Stagnant Wages, Sectoral Misallocation and Slowing Productivity Growth
36 Pages Posted: 9 May 2019
Date Written: May 6, 2019
I propose a two-sector endogenous growth model with heterogeneous sectoral productivity and sector-specific, nonlinear hiring costs to analyse the link between sectoral resource allocation, low productivity growth and stagnant real wages. My results suggest that an upward shift in the labor supply, triggered for instance by a labor market reform, as among others implemented in Germany in 2003-2005, is beneficial in the long-run as it raises growth of technology, labor productivity and real wages. I show, however, that in the immediate phase following the labor supply shock, labor productivity and real wages stagnate as employment gains are initially disproportionally allocated to low-productivity sectors, limiting the capacity for technology growth and depressing real wages and productivity. I demonstrate that due to the learning-by-doing growth externality in the high-productivity sector the competitive equilibrium is ineffcient as firms fail to internalize the effect of their labor allocation on aggregate growth. Subsidies to high-productivity sector production can alleviate welfare losses along the transition path.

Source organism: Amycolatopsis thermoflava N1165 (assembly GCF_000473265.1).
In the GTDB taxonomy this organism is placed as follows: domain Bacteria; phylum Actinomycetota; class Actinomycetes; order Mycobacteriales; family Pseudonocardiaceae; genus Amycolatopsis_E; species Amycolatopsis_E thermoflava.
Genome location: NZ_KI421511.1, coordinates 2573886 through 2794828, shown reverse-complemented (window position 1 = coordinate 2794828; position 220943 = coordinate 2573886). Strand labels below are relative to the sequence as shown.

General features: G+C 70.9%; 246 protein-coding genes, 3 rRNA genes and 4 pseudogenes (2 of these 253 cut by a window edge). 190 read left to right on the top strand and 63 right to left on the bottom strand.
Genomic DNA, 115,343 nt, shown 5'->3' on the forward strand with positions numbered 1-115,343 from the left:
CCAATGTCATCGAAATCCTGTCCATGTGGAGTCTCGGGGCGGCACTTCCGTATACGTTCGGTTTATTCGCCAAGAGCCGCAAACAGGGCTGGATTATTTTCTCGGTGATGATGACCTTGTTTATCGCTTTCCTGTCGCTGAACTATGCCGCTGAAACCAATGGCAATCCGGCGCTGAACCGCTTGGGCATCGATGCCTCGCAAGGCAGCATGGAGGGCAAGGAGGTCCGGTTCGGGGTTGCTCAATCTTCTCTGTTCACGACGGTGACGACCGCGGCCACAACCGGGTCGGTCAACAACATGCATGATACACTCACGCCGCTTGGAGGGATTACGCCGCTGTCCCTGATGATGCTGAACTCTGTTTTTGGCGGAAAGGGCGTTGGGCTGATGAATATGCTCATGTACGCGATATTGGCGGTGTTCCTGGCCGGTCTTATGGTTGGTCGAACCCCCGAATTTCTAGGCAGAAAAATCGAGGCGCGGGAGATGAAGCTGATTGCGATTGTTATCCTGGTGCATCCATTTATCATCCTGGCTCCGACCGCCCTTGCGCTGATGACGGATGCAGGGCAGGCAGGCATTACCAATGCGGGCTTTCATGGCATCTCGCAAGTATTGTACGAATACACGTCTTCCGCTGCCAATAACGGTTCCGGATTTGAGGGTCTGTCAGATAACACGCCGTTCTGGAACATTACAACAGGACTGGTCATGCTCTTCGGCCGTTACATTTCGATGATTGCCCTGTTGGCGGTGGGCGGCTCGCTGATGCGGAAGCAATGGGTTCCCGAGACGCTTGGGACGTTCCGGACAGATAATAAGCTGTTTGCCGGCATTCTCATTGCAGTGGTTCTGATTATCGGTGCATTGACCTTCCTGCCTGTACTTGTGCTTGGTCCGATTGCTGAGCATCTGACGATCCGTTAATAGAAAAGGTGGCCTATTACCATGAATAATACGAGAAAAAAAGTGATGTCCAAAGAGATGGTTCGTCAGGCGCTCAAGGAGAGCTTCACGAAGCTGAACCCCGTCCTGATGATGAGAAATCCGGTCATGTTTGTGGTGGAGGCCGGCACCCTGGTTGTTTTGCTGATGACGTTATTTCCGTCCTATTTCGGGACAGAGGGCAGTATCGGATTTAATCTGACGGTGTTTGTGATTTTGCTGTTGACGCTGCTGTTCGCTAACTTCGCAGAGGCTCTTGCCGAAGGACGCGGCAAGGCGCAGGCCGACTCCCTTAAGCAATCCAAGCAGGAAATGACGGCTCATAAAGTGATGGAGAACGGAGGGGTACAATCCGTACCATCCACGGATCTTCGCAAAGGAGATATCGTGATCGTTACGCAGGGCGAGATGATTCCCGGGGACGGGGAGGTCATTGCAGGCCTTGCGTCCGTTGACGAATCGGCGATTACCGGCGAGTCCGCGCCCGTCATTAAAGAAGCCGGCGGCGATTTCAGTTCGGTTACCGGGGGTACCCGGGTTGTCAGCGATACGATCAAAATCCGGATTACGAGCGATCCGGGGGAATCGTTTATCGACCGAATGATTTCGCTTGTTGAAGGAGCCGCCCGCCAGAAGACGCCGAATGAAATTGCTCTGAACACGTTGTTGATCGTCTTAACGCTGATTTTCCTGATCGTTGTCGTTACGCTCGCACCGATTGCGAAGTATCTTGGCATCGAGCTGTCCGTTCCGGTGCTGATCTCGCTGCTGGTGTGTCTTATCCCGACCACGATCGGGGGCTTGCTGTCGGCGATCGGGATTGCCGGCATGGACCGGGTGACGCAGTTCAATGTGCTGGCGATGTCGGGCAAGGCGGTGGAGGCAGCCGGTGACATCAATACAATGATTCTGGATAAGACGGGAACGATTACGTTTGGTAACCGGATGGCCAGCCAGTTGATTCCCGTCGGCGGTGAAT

Keywords: Subdued Wage Growth, Productivity Slowdown, Misallocation, Endogenous Productivity Dynamics, Labor Market Policies
JEL Classification: E20, E24, E60, O40, O41
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